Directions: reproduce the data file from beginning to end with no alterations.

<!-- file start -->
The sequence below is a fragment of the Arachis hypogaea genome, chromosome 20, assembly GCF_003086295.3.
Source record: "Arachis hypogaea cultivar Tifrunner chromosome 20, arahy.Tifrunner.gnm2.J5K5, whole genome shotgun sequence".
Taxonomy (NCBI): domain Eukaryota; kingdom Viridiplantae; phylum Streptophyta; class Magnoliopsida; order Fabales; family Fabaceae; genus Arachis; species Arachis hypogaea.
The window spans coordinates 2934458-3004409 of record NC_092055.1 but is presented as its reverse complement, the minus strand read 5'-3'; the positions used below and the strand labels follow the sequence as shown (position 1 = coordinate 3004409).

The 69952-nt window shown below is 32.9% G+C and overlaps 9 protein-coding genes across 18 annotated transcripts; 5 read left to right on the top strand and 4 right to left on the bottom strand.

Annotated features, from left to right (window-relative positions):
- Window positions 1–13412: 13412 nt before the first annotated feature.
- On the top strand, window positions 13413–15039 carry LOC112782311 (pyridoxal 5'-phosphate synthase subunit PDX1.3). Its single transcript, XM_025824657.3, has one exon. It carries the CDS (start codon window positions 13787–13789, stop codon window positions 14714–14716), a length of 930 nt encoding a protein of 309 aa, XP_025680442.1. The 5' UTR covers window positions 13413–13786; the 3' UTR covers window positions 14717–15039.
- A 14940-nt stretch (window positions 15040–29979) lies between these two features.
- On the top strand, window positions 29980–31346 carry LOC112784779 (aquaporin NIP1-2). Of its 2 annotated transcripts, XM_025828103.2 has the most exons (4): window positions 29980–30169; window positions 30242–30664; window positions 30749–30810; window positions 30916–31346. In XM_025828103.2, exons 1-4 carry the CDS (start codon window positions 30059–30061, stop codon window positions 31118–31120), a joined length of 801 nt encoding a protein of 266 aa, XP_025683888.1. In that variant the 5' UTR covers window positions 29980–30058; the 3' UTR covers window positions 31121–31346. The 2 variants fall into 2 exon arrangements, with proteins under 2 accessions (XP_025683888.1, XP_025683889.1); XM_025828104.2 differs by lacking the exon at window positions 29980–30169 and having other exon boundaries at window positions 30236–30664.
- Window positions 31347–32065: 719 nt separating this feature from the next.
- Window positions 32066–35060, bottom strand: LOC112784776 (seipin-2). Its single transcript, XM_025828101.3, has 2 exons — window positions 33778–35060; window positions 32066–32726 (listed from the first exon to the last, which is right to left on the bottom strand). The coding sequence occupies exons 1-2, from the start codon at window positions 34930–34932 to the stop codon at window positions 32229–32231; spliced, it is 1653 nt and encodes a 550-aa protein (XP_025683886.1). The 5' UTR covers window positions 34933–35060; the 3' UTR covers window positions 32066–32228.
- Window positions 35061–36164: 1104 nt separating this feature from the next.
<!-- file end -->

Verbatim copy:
The sequence below is a fragment of the Arachis hypogaea genome, chromosome 20, assembly GCF_003086295.3.
Source record: "Arachis hypogaea cultivar Tifrunner chromosome 20, arahy.Tifrunner.gnm2.J5K5, whole genome shotgun sequence".
Taxonomy (NCBI): domain Eukaryota; kingdom Viridiplantae; phylum Streptophyta; class Magnoliopsida; order Fabales; family Fabaceae; genus Arachis; species Arachis hypogaea.
The window spans coordinates 2934458-3004409 of record NC_092055.1 but is presented as its reverse complement, the minus strand read 5'-3'; the positions used below and the strand labels follow the sequence as shown (position 1 = coordinate 3004409).

The 69952-nt window shown below is 32.9% G+C and overlaps 9 protein-coding genes across 18 annotated transcripts; 5 read left to right on the top strand and 4 right to left on the bottom strand.

Annotated features, from left to right (window-relative positions):
- Window positions 1–13412: 13412 nt before the first annotated feature.
- On the top strand, window positions 13413–15039 carry LOC112782311 (pyridoxal 5'-phosphate synthase subunit PDX1.3). Its single transcript, XM_025824657.3, has one exon. It carries the CDS (start codon window positions 13787–13789, stop codon window positions 14714–14716), a length of 930 nt encoding a protein of 309 aa, XP_025680442.1. The 5' UTR covers window positions 13413–13786; the 3' UTR covers window positions 14717–15039.
- A 14940-nt stretch (window positions 15040–29979) lies between these two features.
- On the top strand, window positions 29980–31346 carry LOC112784779 (aquaporin NIP1-2). Of its 2 annotated transcripts, XM_025828103.2 has the most exons (4): window positions 29980–30169; window positions 30242–30664; window positions 30749–30810; window positions 30916–31346. In XM_025828103.2, exons 1-4 carry the CDS (start codon window positions 30059–30061, stop codon window positions 31118–31120), a joined length of 801 nt encoding a protein of 266 aa, XP_025683888.1. In that variant the 5' UTR covers window positions 29980–30058; the 3' UTR covers window positions 31121–31346. The 2 variants fall into 2 exon arrangements, with proteins under 2 accessions (XP_025683888.1, XP_025683889.1); XM_025828104.2 differs by lacking the exon at window positions 29980–30169 and having other exon boundaries at window positions 30236–30664.
- Window positions 31347–32065: 719 nt separating this feature from the next.
- Window positions 32066–35060, bottom strand: LOC112784776 (seipin-2). Its single transcript, XM_025828101.3, has 2 exons — window positions 33778–35060; window positions 32066–32726 (listed from the first exon to the last, which is right to left on the bottom strand). The coding sequence occupies exons 1-2, from the start codon at window positions 34930–34932 to the stop codon at window positions 32229–32231; spliced, it is 1653 nt and encodes a 550-aa protein (XP_025683886.1). The 5' UTR covers window positions 34933–35060; the 3' UTR covers window positions 32066–32228.
- Window positions 35061–36164: 1104 nt separating this feature from the next.